Cyber-cracker with the pseudonym Gnosticplayers reported about hacking several applications of the largest American online game developer Zynga Inc. The hacker announced the theft of data from 218 million users.[dropcap]T[/dropcap]he leak affected all Android and iOS users who installed the Words With Friends puzzle game and registered in it before September 3 this year.
The cracker shared several accounts with The Hacker News. Judging by these samples, he got usernames, email addresses, hashed passwords with salt, password reset tokens (if they were reset), phone numbers and Facebook IDs (if they were specified during registration), as well as Zynga account identifiers.
“We also managed to steal user data from Draw Something and the OMGPOP game, which is no longer supported by the manufacturer. According to him, among the information to which he gained access were 7 million user passwords in unencrypted form”, – Gnosticplayers added.
On September 12, Zynga representatives issued an official data leak statement from Words With Friends and Draw Something, but did not disclose the number of affected users. They reported that they had already begun the investigation and brought in third-party experts and law enforcement agencies. The developers also took steps to protect user accounts, but called on the players themselves to be vigilant.[box]Reference:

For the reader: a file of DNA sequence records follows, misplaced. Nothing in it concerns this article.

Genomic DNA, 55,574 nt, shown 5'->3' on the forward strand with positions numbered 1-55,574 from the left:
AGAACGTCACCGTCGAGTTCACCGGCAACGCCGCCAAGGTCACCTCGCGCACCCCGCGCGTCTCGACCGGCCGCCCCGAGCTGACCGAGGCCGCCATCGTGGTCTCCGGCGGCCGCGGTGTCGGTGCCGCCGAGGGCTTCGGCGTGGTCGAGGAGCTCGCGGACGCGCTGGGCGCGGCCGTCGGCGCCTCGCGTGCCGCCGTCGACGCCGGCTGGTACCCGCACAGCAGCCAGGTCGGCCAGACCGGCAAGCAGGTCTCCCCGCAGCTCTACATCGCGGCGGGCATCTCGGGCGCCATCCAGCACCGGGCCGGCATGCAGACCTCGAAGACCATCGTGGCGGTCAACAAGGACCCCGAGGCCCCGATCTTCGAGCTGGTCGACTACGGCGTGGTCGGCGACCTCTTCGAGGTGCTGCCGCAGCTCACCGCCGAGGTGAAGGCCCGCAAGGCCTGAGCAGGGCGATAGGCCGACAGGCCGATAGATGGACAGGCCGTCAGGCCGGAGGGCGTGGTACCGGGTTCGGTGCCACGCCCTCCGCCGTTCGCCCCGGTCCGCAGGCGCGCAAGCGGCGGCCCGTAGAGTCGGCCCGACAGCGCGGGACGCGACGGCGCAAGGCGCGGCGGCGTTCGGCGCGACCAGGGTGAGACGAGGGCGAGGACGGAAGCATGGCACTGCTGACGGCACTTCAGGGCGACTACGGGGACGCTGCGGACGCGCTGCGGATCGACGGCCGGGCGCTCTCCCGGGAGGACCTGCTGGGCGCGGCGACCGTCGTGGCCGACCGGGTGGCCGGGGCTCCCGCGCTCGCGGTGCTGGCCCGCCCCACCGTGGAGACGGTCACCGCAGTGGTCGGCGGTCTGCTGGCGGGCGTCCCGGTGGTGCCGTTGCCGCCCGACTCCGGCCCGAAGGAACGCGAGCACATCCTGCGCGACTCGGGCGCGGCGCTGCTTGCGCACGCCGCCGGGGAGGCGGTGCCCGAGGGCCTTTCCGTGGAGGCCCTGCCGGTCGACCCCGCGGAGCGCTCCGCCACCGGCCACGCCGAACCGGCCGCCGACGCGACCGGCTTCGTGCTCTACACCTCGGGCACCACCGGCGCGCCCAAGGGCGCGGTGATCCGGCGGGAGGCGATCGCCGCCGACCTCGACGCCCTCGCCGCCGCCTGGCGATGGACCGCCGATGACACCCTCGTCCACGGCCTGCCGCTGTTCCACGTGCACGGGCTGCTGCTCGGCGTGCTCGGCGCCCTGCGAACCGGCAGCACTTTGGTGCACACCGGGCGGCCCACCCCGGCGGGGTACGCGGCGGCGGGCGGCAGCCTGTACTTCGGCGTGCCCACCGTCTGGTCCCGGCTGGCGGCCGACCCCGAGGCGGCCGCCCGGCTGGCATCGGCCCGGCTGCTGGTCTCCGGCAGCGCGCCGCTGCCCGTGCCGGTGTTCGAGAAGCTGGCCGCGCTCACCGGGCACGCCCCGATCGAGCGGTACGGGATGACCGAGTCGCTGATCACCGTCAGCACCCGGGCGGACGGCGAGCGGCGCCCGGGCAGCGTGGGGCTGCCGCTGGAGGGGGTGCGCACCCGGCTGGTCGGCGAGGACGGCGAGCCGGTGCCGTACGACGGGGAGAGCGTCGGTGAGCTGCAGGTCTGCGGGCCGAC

Zynga Inc is one of the most successful online game developers with a current market capitalization of more than $ 5 billion. The company owns games like FarmVille, Words With Friends, Zynga Poker, Mafia Wars, and Café World, with a billion users worldwide.[/box]
Cybersecurity experts do not believe that this hacking of games will bring unprecedented damage to victims, but ambiguously evaluate Zynga’s approach to data protection.
[box]In March of this year, Gnosticplayers put up for sale the stolen data of 26 million users and explained this with the desire to teach the companies a damn about the disregard for data protection. “Such a low level of security in 2019 just infuriates me,” admitted the attacker.[/box]
“Nowadays, no company should store passwords in the public domain,” – said Javad Malik of KnowBed. He noted the developer’s responsiveness to the incident.